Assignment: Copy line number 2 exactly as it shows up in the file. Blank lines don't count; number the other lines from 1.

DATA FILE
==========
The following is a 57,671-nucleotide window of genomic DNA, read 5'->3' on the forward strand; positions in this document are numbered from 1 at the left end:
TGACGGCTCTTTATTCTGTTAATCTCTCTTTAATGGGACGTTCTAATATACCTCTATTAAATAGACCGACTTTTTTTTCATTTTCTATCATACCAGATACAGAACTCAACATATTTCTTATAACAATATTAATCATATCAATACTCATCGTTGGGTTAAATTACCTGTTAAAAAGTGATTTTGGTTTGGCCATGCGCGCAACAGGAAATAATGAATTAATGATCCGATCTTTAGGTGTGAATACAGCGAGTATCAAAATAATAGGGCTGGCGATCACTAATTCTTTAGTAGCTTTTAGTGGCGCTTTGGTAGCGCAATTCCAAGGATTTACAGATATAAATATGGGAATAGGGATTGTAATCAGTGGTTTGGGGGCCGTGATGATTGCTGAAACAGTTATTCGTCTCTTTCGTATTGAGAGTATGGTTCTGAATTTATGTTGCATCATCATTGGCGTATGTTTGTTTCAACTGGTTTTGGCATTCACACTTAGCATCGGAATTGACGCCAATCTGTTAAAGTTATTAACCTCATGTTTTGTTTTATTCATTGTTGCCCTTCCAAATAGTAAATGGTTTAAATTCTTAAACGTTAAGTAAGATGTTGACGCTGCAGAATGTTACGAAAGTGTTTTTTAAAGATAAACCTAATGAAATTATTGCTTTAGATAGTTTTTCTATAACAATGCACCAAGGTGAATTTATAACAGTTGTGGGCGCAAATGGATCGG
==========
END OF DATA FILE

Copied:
TGACGGCTCTTTATTCTGTTAATCTCTCTTTAATGGGACGTTCTAATATACCTCTATTAAATAGACCGACTTTTTTTTCATTTTCTATCATACCAGATACAGAACTCAACATATTTCTTATAACAATATTAATCATATCAATACTCATCGTTGGGTTAAATTACCTGTTAAAAAGTGATTTTGGTTTGGCCATGCGCGCAACAGGAAATAATGAATTAATGATCCGATCTTTAGGTGTGAATACAGCGAGTATCAAAATAATAGGGCTGGCGATCACTAATTCTTTAGTAGCTTTTAGTGGCGCTTTGGTAGCGCAATTCCAAGGATTTACAGATATAAATATGGGAATAGGGATTGTAATCAGTGGTTTGGGGGCCGTGATGATTGCTGAAACAGTTATTCGTCTCTTTCGTATTGAGAGTATGGTTCTGAATTTATGTTGCATCATCATTGGCGTATGTTTGTTTCAACTGGTTTTGGCATTCACACTTAGCATCGGAATTGACGCCAATCTGTTAAAGTTATTAACCTCATGTTTTGTTTTATTCATTGTTGCCCTTCCAAATAGTAAATGGTTTAAATTCTTAAACGTTAAGTAAGATGTTGACGCTGCAGAATGTTACGAAAGTGTTTTTTAAAGATAAACCTAATGAAATTATTGCTTTAGATAGTTTTTCTATAACAATGCACCAAGGTGAATTTATAACAGTTGTGGGCGCAAATGGATCGG